full contributions of women. Women's rights are human rights, and human
rights are women's rights.
Recently, we've been reminded again why this chorus of voices is so important.
In this theatre, right now, are people who've overcome tremendous obstacles
to be with us today. One is Sonya Leith, the President for the fund of an open
society in Yugoslavia. She has shown great courage in coming here today from
Serbia. And in this room also are two courageous women who visited with me this
summer at the White House. I hope they will tell you what they told me about
their work to help the victims in Kosovo. I hope that Aphrodita Kalmandi tells
you about the media program for young women she started and the sights and the
sounds from Kosovo that she is bringing to the world as a correspondent for
the Voice of America. And I hope that Dr. Dabruna who is pediatrician tells
you what it's like seeing women and children coming down from the mountains,
scared and sick with disease and malnutrition, often needing access to more
medicine than is available. Sometimes needing a shoulder to cry on.
Those of us with the voice and the power to use must speak out for the ethnic
Albanians who are suffering in Kosovo. We must speak out for the two hundred
and fifty thousand people forced from their villages, most of them children,
with the people who are living without healthcare, or proper shelter, without
a home they can return to or a school they can attend. With winter fast approaching,
we must speak with one voice to end what is both a humanitarian crisis and a
violation of humanity. And as we do so, we must not forget that we have this
power to speak in a democracy because of the courage of so many who came before
us, of so many women who came before us, the wives and mothers, sisters and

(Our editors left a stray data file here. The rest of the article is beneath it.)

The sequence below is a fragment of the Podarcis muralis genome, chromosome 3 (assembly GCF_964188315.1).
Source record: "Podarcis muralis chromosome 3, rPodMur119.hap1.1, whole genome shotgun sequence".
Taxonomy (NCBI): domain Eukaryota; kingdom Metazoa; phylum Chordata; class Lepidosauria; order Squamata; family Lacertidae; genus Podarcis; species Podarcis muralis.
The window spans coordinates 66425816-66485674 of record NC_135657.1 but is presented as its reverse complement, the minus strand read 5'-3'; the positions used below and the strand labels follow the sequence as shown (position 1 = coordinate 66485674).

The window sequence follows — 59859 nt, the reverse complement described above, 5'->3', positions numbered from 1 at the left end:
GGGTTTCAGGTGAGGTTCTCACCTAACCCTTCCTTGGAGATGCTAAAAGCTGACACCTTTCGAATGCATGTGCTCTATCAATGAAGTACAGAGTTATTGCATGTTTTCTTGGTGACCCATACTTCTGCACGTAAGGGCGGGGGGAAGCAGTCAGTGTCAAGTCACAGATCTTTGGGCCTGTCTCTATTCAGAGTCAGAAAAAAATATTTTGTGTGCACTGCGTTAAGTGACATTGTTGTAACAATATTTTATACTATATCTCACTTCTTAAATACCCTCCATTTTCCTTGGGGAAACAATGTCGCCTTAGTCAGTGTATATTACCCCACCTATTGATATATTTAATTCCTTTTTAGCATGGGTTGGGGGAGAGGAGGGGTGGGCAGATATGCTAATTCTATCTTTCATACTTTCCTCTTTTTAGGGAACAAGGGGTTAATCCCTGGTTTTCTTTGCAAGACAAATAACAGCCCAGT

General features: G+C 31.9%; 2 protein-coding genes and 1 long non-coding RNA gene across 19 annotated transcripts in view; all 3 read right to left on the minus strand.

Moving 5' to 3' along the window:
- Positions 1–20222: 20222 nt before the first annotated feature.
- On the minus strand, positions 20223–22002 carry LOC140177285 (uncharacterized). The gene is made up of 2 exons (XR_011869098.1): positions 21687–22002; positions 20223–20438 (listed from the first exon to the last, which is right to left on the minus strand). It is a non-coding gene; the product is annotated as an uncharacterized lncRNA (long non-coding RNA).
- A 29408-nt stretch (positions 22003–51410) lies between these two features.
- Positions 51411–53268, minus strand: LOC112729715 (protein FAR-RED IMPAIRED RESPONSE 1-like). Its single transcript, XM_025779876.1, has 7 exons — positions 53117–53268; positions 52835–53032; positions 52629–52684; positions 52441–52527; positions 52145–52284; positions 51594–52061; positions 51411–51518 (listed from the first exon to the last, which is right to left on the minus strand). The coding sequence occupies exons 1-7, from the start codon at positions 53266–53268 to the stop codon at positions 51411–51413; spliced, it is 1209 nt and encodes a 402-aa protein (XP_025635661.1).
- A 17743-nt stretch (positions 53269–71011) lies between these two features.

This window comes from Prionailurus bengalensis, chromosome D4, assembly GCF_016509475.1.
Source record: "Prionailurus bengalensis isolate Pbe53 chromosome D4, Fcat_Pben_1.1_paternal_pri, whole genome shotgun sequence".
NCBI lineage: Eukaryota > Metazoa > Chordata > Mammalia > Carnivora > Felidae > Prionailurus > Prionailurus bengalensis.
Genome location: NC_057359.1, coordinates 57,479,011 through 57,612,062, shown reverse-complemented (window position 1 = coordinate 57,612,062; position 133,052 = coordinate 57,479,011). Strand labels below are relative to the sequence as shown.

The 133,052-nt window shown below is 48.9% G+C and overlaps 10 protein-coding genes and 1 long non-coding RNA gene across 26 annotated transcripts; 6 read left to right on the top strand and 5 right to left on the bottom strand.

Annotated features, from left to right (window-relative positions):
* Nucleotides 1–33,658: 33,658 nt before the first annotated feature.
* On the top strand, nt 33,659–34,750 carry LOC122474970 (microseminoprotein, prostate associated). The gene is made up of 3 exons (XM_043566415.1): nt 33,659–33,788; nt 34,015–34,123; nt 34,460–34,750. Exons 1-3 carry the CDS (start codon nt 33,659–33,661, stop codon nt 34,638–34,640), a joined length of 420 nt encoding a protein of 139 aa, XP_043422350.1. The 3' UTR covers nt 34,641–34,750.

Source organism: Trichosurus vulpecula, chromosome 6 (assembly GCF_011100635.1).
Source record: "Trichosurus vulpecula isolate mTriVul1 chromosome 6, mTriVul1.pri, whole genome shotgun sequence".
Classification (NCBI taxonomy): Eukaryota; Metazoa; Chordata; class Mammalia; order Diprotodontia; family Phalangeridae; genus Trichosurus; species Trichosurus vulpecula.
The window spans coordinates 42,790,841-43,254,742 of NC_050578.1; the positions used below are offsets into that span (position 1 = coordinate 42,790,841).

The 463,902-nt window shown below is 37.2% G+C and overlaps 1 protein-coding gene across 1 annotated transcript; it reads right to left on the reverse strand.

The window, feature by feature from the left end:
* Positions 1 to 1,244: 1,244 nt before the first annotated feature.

daughters who literally kept families and communities together during years
of communist oppression.
I think of women in Albania where their families couldn't afford to buy
a washing machine or a refrigerator, the women joined with friends and neighbors
to create a common fund to buy household equipment. Today these funds are recognized
as credit unions which are used around the world as tools of economic empowerment.
I think of Lina Konstantin, a Romanian woman jailed after a Stalin-ist era trial
and now in her late eighties designing children's books. In her memoirs
she explains how women in confinement will tap quietly on the walls to communicate
with one another in their jails. And she called their bonds a fine story of
human solidarity, of feminine solidarity. I think of Blaga Dimitrova who is
at this conference, an activist, poet, and former Vice President of Bulgaria.
In one of her poems she writes and I want to thank her because this is such
beautiful description of what we are doing here today. She writes, That's
why there are so many poets among women in my land, the mute whose speech is
suddenly restored will rend the air with a moan or a shout, centuries of silence
crying to come out.
All of us have heard stories about such heroic women who sacrificed to break
these centuries of silence. Now and always it is our turn and our opportunity.
In their names we must gather the courage to raise our own voices not just to
further our own careers and lives, but for the countless women who have no voice.
It is our turn to be not only the healers of families, but also the builders
of civil society and democracy. I have met such women building democracy all
over this region.
In Romania, at a place where women were at one time forced to have children,
their privacy violated, their bodies not their own, NGOs are now working to
give women access to better healthcare, including family planning. In Macedonia,
women are building democracy by creating resource centers to help women win
In Croatia, women are bringing families back together who are separated by
war and acting as mediators between former colleagues who are trying to re-establish
business ties. In Greece and Turkey, women are not only working to advance their
causes at home, but applying those lessons to help others throughout Southeast
In Slovenia, the first NGO-run shelter for domestic violence victims was opened
a year ago. Women are building democracy throughout the region. Again in Albania,
a network of more than 8000 rural women are learning about dairy farming and
business and enjoying not only better salaries, but higher status. And women
are building democracy right here in Bulgaria. Later this afternoon, I will
meet with a group of NGOs who are safeguarding the rights of the disabled, protecting
the environment, and guaranteeing freedom of the press. All of these women and
countless others who could not fit into this theatre are part of a movement
of women who are building democracy and civil society all over our globe. I've
met such women in countries on every continent; in South America and in Asia,